Introduction: An Educated Life
Published online by Cambridge University Press: 24 July 2019
This book offers a new interpretation of Mill's social and political thought. As I argue below, Mill wants above all to educate society. But through the experience of reading and debating with less moderate authors, he learns that education is a power, and that educative power cannot be permitted to direct society at the expense of individual agency. Since it is the case that the power of traditional authority and the “unspeakable” power of education are so great, education must be done without “principling” students and without requiring them to think “by deputy,” or the power of education becomes the power of custom and tradition. Educating without imposing first principles is the best way to increase aggregate mental power. This insight is at the heart of Mill's theory of civic education.
Across all his writings, and in part because of the special circumstances of his own indoctrination as a Benthamic Utilitarian, Mill limits educative power only to as much power as is consistent with “individuality of power and development,” which in turn is justified as a “necessary part and condition” of “civilization, instruction, education, [and] culture.” A reasonable education in morality, not militantly secular or theologically voluntarist; instruction in independent thinking, beginning with a basic education in reading, writing, and arithmetic, and culminating in a social scientific and dialectical toolbox for adult citizens; a civil religion that is not a “political” religion; a political education emphasizing the importance of participation, and in particular the importance of voting well—all these are elements of Mill's theory of public instruction and enlightenment.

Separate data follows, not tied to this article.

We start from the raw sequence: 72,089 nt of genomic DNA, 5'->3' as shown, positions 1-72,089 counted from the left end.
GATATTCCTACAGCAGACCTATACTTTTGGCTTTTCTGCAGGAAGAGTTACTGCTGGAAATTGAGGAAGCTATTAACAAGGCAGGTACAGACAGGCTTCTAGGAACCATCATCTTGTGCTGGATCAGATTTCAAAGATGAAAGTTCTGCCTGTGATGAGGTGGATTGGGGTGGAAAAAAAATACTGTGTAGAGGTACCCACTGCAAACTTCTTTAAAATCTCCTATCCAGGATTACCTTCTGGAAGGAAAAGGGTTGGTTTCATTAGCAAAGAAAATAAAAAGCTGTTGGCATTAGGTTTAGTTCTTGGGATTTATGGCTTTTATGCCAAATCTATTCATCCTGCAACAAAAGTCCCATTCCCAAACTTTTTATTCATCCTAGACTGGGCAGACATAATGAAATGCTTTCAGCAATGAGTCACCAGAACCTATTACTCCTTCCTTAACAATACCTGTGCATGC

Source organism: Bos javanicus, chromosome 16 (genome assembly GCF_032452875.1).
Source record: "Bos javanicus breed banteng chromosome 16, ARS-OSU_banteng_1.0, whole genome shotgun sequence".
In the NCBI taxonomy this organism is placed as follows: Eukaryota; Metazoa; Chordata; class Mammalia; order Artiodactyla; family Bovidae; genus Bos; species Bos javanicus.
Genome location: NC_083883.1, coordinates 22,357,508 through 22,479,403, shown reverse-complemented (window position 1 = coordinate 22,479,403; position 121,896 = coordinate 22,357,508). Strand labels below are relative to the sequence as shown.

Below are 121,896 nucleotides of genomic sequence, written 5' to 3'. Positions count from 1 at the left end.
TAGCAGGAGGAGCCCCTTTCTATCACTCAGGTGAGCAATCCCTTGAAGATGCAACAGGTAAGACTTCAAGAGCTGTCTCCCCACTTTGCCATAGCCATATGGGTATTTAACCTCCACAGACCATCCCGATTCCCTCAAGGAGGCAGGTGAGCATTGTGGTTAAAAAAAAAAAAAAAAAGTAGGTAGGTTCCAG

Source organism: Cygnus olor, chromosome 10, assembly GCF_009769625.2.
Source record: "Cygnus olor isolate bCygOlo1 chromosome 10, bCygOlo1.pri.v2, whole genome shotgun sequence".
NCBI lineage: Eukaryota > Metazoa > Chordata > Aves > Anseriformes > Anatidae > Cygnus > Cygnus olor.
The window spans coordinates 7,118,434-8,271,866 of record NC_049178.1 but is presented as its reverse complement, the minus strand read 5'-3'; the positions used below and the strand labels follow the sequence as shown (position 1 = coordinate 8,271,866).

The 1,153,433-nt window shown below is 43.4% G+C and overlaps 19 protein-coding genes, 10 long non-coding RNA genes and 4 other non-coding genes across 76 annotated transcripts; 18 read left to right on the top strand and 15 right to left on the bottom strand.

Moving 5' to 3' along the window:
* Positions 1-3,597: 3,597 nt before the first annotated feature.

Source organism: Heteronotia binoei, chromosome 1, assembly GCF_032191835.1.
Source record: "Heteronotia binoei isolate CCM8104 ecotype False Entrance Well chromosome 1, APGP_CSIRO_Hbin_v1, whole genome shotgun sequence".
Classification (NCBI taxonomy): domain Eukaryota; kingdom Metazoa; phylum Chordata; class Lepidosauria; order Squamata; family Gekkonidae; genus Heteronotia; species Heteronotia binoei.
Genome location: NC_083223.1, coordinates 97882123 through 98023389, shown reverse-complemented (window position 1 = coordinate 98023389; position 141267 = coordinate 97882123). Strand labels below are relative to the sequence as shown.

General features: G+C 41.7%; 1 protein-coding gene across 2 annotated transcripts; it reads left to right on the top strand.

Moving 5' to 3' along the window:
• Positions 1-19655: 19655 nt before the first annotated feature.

According to Mill, every society needs something “permanent, and not to be called into question; something which, by general agreement, has a right to be where it is.” This is the constitutional ethos, or piety, of a society. Challenging custom may seem like an impractical and quixotic task, but change as Mill understands it is already within reach. The remedy for many political errors is to change majority opinion, not to seize power through minorities and exert influence and make decisions in that way. One changes majorities by educating them, and one educates majorities by changing their experience of power, both as they wield it and as it is exerted on them.
- Educating LibertyDemocracy and Aristocracy in J. S. Mill's Political Thought, pp. 1 - 15Publisher: Boydell & BrewerPrint publication year: 2018